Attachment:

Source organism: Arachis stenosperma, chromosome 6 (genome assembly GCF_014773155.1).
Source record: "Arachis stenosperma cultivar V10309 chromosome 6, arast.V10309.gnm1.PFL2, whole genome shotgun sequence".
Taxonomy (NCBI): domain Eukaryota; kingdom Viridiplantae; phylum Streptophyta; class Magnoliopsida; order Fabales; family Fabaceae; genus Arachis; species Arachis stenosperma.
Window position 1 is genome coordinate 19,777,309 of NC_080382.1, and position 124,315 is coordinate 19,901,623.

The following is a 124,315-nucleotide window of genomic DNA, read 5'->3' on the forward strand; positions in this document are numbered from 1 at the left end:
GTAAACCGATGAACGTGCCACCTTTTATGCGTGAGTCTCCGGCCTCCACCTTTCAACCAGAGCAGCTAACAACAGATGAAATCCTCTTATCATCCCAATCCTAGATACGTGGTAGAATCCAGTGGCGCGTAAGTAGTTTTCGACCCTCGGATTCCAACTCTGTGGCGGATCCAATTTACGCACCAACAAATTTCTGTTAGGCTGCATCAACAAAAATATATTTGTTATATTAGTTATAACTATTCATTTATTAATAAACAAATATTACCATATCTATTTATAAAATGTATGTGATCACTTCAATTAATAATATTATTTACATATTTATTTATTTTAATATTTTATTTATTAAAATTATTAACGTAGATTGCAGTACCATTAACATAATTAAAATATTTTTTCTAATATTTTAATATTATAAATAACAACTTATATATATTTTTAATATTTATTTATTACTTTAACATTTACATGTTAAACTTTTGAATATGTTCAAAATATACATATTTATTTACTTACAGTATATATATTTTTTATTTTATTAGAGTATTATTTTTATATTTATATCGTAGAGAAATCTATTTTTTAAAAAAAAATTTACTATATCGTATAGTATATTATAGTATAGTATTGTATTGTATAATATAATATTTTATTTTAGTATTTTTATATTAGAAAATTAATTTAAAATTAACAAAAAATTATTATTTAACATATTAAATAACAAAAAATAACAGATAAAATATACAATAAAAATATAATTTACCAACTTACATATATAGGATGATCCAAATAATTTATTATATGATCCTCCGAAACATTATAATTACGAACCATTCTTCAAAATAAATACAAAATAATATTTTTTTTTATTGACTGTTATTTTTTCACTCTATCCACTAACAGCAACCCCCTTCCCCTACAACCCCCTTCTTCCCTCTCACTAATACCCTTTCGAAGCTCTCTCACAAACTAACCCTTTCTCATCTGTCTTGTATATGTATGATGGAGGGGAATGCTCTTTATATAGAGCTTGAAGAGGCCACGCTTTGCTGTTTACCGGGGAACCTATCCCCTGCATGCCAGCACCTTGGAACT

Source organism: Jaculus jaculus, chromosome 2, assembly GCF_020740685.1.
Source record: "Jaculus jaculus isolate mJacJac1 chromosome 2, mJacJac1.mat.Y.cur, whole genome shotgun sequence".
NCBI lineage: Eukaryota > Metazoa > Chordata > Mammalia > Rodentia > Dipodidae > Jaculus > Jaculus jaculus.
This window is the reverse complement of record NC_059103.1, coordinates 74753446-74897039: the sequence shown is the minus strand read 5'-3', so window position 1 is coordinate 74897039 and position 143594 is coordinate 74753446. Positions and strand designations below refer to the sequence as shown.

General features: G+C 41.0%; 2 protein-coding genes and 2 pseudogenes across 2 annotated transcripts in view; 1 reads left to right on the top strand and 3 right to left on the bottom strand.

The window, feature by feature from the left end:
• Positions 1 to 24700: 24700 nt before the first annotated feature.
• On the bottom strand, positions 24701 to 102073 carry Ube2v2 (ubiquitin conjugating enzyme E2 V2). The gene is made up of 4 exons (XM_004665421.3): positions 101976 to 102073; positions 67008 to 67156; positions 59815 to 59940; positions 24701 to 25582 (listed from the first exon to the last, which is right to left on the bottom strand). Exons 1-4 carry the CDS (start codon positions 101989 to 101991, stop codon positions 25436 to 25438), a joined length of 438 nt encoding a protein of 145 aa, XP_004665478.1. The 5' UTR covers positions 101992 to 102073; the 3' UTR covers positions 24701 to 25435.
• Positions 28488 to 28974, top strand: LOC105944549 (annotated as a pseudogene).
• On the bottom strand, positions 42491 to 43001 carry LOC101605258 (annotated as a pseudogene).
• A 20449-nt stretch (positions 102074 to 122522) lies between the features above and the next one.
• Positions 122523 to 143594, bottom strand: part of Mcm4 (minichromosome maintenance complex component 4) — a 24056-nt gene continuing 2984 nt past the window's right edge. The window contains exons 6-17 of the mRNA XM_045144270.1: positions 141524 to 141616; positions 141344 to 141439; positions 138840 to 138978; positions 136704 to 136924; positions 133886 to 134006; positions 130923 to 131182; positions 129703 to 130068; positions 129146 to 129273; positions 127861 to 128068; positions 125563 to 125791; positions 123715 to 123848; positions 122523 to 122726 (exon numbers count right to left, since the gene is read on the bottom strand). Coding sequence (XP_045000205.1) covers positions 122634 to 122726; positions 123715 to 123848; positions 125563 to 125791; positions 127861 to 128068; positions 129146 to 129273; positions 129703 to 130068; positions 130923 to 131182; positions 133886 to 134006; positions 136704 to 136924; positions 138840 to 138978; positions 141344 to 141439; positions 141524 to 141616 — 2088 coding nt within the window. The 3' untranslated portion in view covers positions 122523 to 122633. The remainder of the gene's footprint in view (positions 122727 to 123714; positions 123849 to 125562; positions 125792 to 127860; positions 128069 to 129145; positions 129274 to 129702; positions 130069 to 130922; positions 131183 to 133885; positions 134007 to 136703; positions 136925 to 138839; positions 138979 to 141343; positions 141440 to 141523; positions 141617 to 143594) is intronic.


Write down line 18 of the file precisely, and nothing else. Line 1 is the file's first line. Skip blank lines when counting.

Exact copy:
• Positions 122523 to 143594, bottom strand: part of Mcm4 (minichromosome maintenance complex component 4) — a 24056-nt gene continuing 2984 nt past the window's right edge. The window contains exons 6-17 of the mRNA XM_045144270.1: positions 141524 to 141616; positions 141344 to 141439; positions 138840 to 138978; positions 136704 to 136924; positions 133886 to 134006; positions 130923 to 131182; positions 129703 to 130068; positions 129146 to 129273; positions 127861 to 128068; positions 125563 to 125791; positions 123715 to 123848; positions 122523 to 122726 (exon numbers count right to left, since the gene is read on the bottom strand). Coding sequence (XP_045000205.1) covers positions 122634 to 122726; positions 123715 to 123848; positions 125563 to 125791; positions 127861 to 128068; positions 129146 to 129273; positions 129703 to 130068; positions 130923 to 131182; positions 133886 to 134006; positions 136704 to 136924; positions 138840 to 138978; positions 141344 to 141439; positions 141524 to 141616 — 2088 coding nt within the window. The 3' untranslated portion in view covers positions 122523 to 122633. The remainder of the gene's footprint in view (positions 122727 to 123714; positions 123849 to 125562; positions 125792 to 127860; positions 128069 to 129145; positions 129274 to 129702; positions 130069 to 130922; positions 131183 to 133885; positions 134007 to 136703; positions 136925 to 138839; positions 138979 to 141343; positions 141440 to 141523; positions 141617 to 143594) is intronic.